How many Czechs will be in Iraq? I read maybe a month ago that the foreign minister, Cyril Svoboda, was hoping to send something like 20 experts to act as advisors - has that quota been filled?
"Well, we have selected, after a difficult process, 15 experts and three of my closest secretaries, assistants that will be working with me, and we selected these people according to my agreement with General Garner and the first group of coalition leaders in Iraq. However, now as you know Mr Bremer and his staff is leading the coalition. It remains to be seen still, and to be approved still, if the quantity of the people that we agreed upon will stay the same and if the placement all around Iraq will be the same. I want to believe that it will be the same but this is what I'm working upon right now."
I understand that you've already been to Iraq and that you stayed at one of Saddam Hussein's palaces is that right?
"Right, at the beginning of May, and it's still the case, all the coalition workers were gathered in one of the biggest of Saddam's palaces in the centre of Baghdad, where people were working and living. Now the situation is changing a bit. We all will be working there, however, people are trying to find their accommodation out of the palace, because it's almost impossible, working and living conditions in that palace are very, very hard, and I guess that you can't get the proper energy for doing the job professionally and well. Also the communication lines are very poor; you have to work only with the satellite phones that don't work inside the buildings, etcetera. So I think that now there is another step, that people are trying to rent some houses or to live in hotels which are outside that palace."
Your work I suppose will be largely humanitarian. I presume at the same time many Czech companies would like to be involved in the reconstruction of Iraq. Is it hard to strike a balance between humanitarian assistance and business?
"Yes, and everybody has to understand, regardless of if I like it or it or not, or if they like it or not, that my mission is not to create Czech foreign business there. My mission is to introduce the brains and the skills of the experts in different fields of the society, including the topmost political one, to Iraqis and Americans and British. And during that time those people would definitely find contacts and have meetings and create the conditions that would be very fruitful and very good for foreign business and for the Czech companies that are waiting to start their business there. However, I must also say that without the dynamic, and without the active and reasonable approach from the side of Czech companies, directly to the Iraqi firms or Iraqi businessmen, they cannot expect that my office will take full responsibility for that."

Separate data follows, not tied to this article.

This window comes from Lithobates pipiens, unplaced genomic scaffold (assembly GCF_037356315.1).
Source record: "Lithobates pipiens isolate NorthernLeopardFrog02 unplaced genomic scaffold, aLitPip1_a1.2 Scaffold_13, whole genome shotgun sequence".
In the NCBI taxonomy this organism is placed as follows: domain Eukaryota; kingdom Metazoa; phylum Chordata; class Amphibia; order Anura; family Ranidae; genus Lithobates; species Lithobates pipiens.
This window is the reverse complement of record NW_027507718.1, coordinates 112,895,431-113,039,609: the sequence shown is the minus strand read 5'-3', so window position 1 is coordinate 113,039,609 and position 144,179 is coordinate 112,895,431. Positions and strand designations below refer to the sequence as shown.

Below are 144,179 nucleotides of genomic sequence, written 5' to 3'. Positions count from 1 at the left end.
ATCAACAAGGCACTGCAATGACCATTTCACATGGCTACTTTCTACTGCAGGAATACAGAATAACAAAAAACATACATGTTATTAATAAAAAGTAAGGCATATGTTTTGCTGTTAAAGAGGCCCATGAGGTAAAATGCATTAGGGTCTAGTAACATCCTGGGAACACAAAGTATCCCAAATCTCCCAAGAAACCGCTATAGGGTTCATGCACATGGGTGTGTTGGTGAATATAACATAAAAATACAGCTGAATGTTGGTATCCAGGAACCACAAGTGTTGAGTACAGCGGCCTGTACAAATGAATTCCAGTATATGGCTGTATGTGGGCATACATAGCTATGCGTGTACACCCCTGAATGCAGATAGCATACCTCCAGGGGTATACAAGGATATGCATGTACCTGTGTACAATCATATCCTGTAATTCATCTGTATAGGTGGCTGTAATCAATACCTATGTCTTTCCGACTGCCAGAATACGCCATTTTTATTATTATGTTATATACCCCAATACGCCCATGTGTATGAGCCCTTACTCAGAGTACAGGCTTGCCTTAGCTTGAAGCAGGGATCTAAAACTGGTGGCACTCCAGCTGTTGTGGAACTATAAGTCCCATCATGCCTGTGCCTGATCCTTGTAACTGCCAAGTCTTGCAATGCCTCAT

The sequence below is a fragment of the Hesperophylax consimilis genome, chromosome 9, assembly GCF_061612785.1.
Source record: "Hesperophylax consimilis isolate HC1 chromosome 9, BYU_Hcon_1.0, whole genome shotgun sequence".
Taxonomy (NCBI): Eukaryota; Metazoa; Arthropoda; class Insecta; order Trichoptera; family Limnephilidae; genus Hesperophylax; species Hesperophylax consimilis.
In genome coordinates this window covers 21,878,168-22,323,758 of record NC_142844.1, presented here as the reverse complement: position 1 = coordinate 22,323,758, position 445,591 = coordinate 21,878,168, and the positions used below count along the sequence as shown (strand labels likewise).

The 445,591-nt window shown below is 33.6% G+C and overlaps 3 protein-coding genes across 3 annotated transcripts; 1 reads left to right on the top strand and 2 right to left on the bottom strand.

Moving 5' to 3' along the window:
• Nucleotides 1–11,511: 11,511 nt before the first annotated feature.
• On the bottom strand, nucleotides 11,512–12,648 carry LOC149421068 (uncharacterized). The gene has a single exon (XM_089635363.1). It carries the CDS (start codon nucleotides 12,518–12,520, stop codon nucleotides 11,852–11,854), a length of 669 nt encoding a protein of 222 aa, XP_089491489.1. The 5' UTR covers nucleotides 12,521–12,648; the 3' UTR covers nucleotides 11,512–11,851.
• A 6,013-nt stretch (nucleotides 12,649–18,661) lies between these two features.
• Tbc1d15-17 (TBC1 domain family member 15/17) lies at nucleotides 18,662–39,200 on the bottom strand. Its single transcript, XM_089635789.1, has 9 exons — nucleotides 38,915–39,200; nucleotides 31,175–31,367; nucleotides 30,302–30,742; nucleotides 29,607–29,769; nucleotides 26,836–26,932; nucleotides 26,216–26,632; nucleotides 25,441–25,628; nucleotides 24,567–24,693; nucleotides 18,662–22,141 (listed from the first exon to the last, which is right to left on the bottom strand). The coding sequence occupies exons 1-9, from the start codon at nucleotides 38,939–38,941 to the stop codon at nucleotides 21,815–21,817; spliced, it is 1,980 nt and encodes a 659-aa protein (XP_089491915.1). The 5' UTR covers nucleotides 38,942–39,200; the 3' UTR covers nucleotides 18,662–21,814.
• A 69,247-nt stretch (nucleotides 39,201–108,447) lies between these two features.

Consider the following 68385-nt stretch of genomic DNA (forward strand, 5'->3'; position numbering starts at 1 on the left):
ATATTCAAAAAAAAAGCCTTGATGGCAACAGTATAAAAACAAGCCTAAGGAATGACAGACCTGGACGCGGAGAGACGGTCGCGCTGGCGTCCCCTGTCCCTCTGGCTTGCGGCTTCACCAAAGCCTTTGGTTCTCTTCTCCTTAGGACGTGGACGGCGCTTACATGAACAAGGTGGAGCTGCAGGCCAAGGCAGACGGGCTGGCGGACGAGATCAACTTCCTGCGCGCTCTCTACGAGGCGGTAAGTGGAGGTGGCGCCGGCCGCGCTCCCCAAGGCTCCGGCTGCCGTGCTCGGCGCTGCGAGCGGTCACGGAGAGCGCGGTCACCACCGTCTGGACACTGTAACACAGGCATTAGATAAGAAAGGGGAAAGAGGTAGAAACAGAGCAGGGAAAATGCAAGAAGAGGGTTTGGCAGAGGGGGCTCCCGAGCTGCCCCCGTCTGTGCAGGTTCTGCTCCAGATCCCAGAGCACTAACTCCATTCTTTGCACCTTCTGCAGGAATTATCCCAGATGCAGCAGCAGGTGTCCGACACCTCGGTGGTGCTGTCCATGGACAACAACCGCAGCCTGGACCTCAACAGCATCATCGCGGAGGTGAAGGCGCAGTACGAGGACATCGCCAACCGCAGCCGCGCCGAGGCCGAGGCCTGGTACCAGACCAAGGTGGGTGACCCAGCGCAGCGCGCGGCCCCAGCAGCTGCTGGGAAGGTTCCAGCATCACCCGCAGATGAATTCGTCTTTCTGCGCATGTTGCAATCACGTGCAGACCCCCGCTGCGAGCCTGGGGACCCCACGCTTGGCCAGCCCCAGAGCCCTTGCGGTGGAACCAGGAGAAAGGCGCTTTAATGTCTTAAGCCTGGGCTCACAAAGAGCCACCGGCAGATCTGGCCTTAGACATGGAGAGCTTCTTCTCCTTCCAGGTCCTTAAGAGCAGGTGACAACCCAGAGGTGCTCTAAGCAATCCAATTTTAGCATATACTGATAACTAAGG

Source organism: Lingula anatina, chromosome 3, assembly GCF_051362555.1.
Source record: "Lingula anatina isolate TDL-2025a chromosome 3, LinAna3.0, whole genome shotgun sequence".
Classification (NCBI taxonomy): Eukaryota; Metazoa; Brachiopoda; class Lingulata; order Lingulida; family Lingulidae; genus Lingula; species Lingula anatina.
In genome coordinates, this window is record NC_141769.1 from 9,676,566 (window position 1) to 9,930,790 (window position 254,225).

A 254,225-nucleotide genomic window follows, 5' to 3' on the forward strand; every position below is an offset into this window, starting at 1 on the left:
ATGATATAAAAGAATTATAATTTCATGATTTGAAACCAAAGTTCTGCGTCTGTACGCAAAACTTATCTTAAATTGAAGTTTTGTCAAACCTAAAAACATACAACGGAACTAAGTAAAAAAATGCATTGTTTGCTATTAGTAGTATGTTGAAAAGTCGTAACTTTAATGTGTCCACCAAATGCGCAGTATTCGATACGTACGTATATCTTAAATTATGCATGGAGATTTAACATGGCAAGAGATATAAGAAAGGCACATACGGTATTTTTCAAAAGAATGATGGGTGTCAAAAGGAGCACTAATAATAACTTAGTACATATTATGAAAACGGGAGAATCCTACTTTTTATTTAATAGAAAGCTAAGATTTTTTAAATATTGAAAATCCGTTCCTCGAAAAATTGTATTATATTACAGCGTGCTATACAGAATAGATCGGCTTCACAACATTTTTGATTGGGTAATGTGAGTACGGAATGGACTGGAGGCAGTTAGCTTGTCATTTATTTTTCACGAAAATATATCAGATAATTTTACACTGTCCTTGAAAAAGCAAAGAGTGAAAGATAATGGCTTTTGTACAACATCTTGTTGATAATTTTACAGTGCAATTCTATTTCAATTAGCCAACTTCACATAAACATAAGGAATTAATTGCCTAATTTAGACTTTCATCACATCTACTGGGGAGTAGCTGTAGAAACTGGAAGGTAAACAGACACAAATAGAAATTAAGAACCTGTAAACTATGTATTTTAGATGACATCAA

Do you have any idea how long you will be in Iraq?
"No, it's just in the skies."
You are a woman, of course, working now in a Muslim country - does that bring particular problems, or does it possibly have advantages?
"I don't know yet. I would like to say that because I did work in Egypt many times, and I did work in Israel and the Occupied Territories and Lebanon many, many times and I never had any problems. So, I can say that I can expect the same in Iraq. However, I do not know Iraq well. It's still in front of me to study it and to discover it. But according to what I've read and what I've heard, I don't think that this is going to create a huge problem because I believe that, if I show to the local community that I'm really interested and I want to listen, I think that automatically the response will be positive."